40 Percent of Restaurants Will Menu This Trend to Appeal to Gen Z

    Consumers are demanding more plant-based options when they dine out.
    Sponsored Content | February 21, 2023
    Samples of plant-based butters from Kagome
    Kagome USA

    Plant-based ingredients have exploded on menus across the country over the last couple of years, and the trend is showing no signs of slowing down. In fact, Datassential expects plant-based items to appear on 40 percent of U.S. menus by 2025.

    “To be honest, I don’t even think we’re looking at a trend anymore. Because of the influence of Millennials and Gen Z, ‘plant-based’ is going to become a permanent lifestyle,” says Chef Natalie Cervantes, corporate chef at Kagome USA.

    Consumers—especially younger generations—are becoming more aware of the effect of their eating habits on the environment, and they’re also looking to make healthier choices. Datassential recently found that more than half of all American consumers consider climate change to be important, and 57 percent say the choices they make about what they eat have an impact on the environment. Among students, that figure increases to 73 percent.

    “People are trying to make decisions they feel will be better for the planet, or reduce the negative impact their choices may have. They’re more cognizant that meat production has a lot of emissions associated with it, and they’re also gaining a better understanding of the effect of meat on their bodies,” says Daryan Johnson, R&D manager at Kagome USA. “People are looking for food that not only tastes good, but also benefits the environment and their health.”

    According to Datassential, consumers see plant-based and plant-forward forward foods as potential enablers of immunity and long-term health. Thirty-nine percent seek out plant-based foods to support their digestive health, and 32 percent say they’re looking for plant-based foods that may protect them from long-term disease.  

    More consumers are also specifically interested in non-dairy. Twenty-four percent of consumers—and 38 percent of students—say they’re trying to increase their intake of non-dairy substitutes. 

    It’s clear that plant-based foods are intriguing to consumers, and restaurants are a classic setting to try new things. For the “plant-curious” as well as consumers seeking out non-dairy butter, Kagome’s Plant-Based Butter Alternatives deliver a range of sweet and savory trending flavors for a wide variety of menu applications.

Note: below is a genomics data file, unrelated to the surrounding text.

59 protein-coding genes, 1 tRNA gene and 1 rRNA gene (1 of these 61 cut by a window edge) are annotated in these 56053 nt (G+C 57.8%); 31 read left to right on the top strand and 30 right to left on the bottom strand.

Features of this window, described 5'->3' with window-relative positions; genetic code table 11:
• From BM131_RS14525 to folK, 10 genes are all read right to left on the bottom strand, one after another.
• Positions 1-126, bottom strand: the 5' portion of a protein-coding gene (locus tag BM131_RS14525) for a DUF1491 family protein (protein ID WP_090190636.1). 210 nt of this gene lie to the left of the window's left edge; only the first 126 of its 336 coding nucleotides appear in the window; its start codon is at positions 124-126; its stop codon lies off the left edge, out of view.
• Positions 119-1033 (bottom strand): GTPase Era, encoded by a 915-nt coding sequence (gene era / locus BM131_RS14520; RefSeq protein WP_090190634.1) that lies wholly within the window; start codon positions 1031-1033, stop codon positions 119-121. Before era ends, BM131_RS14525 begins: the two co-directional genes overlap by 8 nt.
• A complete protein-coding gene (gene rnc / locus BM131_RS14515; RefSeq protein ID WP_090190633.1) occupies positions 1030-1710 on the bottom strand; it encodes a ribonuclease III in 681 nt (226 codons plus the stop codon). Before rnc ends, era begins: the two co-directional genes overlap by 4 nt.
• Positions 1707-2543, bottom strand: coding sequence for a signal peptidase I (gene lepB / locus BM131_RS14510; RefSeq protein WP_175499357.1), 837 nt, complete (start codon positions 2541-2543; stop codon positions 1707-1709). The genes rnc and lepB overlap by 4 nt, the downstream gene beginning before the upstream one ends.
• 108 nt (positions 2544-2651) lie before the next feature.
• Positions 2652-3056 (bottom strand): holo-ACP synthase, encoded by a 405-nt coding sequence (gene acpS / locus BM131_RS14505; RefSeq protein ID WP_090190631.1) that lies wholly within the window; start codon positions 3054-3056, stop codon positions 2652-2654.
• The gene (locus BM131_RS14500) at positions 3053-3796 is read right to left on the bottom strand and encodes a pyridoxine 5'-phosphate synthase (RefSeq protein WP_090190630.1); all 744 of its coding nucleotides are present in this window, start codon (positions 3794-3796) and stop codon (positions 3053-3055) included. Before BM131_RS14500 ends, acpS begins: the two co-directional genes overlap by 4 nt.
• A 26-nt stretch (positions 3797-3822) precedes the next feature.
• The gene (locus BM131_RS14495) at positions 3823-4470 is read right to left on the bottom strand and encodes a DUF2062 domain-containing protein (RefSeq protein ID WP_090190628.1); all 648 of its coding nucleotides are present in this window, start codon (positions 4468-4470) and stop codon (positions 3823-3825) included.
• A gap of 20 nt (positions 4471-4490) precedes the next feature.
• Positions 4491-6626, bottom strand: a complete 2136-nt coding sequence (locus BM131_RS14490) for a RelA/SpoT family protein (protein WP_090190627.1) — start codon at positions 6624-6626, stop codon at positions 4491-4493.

Kagome’s Plant-Based Butter Alternatives are made with a blend of coconut oil, cocoa butter, and sunflower oil. Lower in saturated fat than dairy butter, it’s rich in healthy fats and is also free of cholesterol. It has a lower melt point and a higher smoke point than dairy butter, allowing chefs to incorporate it easily into pasta dishes or vegetable stir-fry. It can be used to add a quick burst of juiciness and flavor to pasta, cauliflower steaks, or any other dish that needs plant-based richness and dimension.

    “People want to see plant-based options on the menu, but a common complaint from first-timers is a lack of flavor. They miss the umami flavor of animal proteins like steak or chicken,” Cervantes says. “Our savory butter blends, from Browned Butter to various Italian options to Miso Ginger, help restaurants add umami back to their plant-based menu items. Vegetables don’t have to be boring!”

    The sweet blends—Cinnamon & Brown Sugar, Hot Honey, and Blood Orange—also deliver crowd-pleasing yet intriguing flavor combinations. (Traditionally, honey is not considered vegan, as it’s made with an animal product—but Kagome’s Hot Honey blend is entirely vegan.)

    “We wanted to go places with our flavors that would stand out from other plant-based butter alternatives in the market,” Johnson says. “We wanted to provide a base for chefs to be creative, while supporting them with a foundation of what today’s consumers are looking for.” 

    To learn more about Kagome’s unique plant-based butter alternatives, visit the Kagome USA website.

    By Kara Phelps